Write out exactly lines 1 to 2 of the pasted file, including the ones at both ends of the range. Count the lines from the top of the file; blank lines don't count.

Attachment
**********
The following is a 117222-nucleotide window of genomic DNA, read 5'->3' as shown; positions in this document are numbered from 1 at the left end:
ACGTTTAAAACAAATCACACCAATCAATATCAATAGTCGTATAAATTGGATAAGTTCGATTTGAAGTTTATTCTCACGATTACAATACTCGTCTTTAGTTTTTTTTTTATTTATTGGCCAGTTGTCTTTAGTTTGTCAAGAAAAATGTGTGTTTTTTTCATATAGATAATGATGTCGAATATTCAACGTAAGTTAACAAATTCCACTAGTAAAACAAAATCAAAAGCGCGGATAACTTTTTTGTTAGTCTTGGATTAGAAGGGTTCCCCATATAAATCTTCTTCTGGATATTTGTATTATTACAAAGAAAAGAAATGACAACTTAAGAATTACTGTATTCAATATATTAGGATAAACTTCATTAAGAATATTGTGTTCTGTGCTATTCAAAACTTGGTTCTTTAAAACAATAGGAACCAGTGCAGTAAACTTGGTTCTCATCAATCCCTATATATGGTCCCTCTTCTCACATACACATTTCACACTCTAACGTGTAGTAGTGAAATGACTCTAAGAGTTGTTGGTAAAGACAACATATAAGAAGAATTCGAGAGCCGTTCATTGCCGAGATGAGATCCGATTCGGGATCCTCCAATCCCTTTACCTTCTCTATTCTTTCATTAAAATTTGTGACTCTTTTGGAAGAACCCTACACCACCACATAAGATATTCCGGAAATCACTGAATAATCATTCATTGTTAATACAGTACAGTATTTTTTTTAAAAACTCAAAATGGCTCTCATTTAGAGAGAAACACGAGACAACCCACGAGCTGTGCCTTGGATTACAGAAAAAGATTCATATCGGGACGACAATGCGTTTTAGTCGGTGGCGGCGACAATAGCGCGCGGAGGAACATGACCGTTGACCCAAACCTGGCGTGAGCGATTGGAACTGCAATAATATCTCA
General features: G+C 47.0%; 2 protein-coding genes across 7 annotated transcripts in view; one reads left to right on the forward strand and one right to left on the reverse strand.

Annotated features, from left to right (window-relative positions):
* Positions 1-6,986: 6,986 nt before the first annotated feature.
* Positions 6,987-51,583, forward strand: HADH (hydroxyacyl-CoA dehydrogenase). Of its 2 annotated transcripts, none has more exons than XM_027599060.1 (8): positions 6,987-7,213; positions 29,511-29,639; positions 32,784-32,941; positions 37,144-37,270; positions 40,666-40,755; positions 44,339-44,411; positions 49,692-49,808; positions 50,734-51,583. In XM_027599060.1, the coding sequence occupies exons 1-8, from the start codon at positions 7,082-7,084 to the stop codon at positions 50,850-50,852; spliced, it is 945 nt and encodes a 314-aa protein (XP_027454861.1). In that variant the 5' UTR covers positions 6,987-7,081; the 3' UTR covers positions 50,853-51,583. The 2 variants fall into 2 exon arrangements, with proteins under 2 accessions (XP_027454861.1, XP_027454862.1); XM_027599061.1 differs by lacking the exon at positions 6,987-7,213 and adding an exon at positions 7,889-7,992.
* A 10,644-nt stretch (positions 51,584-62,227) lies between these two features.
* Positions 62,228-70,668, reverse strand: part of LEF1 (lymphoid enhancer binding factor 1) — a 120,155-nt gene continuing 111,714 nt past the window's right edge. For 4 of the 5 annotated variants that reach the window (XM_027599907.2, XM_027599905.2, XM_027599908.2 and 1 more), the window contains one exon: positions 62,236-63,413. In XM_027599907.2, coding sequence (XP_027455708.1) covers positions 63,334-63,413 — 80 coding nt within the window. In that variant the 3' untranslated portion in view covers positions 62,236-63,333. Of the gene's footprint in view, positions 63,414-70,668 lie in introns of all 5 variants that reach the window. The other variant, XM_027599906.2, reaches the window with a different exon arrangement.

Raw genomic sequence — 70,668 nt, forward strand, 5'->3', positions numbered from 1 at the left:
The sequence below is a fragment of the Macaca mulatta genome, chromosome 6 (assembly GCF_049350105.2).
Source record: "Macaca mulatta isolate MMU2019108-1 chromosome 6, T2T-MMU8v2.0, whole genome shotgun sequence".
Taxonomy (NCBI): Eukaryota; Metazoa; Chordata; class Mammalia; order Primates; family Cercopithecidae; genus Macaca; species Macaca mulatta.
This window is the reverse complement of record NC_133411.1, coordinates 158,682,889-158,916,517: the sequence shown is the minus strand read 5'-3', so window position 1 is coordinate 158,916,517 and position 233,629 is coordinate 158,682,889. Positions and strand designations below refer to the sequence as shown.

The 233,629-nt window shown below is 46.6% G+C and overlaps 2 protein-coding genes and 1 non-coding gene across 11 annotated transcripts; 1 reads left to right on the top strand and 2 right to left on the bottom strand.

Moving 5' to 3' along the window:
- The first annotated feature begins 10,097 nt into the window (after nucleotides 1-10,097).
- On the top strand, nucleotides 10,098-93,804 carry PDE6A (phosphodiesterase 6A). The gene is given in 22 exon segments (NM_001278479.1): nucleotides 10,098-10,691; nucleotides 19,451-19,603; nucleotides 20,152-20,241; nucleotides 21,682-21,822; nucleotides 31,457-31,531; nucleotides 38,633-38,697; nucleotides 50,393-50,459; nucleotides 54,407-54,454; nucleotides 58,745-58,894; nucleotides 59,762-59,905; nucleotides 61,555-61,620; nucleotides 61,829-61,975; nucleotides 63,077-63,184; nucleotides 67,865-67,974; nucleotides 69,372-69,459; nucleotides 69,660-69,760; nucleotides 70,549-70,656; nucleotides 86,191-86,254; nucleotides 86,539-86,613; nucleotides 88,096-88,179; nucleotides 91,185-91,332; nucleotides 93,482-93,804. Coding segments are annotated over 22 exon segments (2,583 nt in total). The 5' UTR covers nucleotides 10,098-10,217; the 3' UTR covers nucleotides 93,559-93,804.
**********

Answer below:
The following is a 117222-nucleotide window of genomic DNA, read 5'->3' as shown; positions in this document are numbered from 1 at the left end:
ACGTTTAAAACAAATCACACCAATCAATATCAATAGTCGTATAAATTGGATAAGTTCGATTTGAAGTTTATTCTCACGATTACAATACTCGTCTTTAGTTTTTTTTTTATTTATTGGCCAGTTGTCTTTAGTTTGTCAAGAAAAATGTGTGTTTTTTTCATATAGATAATGATGTCGAATATTCAACGTAAGTTAACAAATTCCACTAGTAAAACAAAATCAAAAGCGCGGATAACTTTTTTGTTAGTCTTGGATTAGAAGGGTTCCCCATATAAATCTTCTTCTGGATATTTGTATTATTACAAAGAAAAGAAATGACAACTTAAGAATTACTGTATTCAATATATTAGGATAAACTTCATTAAGAATATTGTGTTCTGTGCTATTCAAAACTTGGTTCTTTAAAACAATAGGAACCAGTGCAGTAAACTTGGTTCTCATCAATCCCTATATATGGTCCCTCTTCTCACATACACATTTCACACTCTAACGTGTAGTAGTGAAATGACTCTAAGAGTTGTTGGTAAAGACAACATATAAGAAGAATTCGAGAGCCGTTCATTGCCGAGATGAGATCCGATTCGGGATCCTCCAATCCCTTTACCTTCTCTATTCTTTCATTAAAATTTGTGACTCTTTTGGAAGAACCCTACACCACCACATAAGATATTCCGGAAATCACTGAATAATCATTCATTGTTAATACAGTACAGTATTTTTTTTAAAAACTCAAAATGGCTCTCATTTAGAGAGAAACACGAGACAACCCACGAGCTGTGCCTTGGATTACAGAAAAAGATTCATATCGGGACGACAATGCGTTTTAGTCGGTGGCGGCGACAATAGCGCGCGGAGGAACATGACCGTTGACCCAAACCTGGCGTGAGCGATTGGAACTGCAATAATATCTCA